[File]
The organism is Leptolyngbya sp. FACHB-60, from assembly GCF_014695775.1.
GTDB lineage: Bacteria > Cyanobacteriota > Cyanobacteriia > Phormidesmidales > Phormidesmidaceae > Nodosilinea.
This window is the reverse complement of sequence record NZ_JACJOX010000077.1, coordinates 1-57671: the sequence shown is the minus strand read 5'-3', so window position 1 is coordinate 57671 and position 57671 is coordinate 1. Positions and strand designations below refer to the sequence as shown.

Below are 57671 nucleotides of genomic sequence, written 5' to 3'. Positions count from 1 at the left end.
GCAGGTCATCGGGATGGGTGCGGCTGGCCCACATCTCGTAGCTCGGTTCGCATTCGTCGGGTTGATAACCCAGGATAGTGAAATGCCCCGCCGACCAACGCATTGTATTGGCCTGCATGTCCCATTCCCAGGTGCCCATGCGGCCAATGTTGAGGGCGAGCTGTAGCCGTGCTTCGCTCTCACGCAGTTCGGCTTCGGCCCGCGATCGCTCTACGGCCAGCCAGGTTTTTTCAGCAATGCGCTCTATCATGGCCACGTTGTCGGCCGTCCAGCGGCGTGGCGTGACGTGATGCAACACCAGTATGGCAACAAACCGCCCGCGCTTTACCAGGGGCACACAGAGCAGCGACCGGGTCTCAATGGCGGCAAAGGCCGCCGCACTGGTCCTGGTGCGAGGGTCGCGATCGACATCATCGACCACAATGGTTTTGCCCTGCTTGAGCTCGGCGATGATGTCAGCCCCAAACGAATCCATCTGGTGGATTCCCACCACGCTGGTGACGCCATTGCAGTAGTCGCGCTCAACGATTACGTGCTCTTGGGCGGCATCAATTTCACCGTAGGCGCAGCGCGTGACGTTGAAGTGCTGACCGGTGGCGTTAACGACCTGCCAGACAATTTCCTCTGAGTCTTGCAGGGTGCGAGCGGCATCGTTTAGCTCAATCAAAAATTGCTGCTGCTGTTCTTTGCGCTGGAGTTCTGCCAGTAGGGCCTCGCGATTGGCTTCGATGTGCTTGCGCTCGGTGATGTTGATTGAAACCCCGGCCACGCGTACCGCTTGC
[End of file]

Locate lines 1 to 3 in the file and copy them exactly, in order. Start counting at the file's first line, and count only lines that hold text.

The organism is Leptolyngbya sp. FACHB-60, from assembly GCF_014695775.1.
GTDB lineage: Bacteria > Cyanobacteriota > Cyanobacteriia > Phormidesmidales > Phormidesmidaceae > Nodosilinea.
This window is the reverse complement of sequence record NZ_JACJOX010000077.1, coordinates 1-57671: the sequence shown is the minus strand read 5'-3', so window position 1 is coordinate 57671 and position 57671 is coordinate 1. Positions and strand designations below refer to the sequence as shown.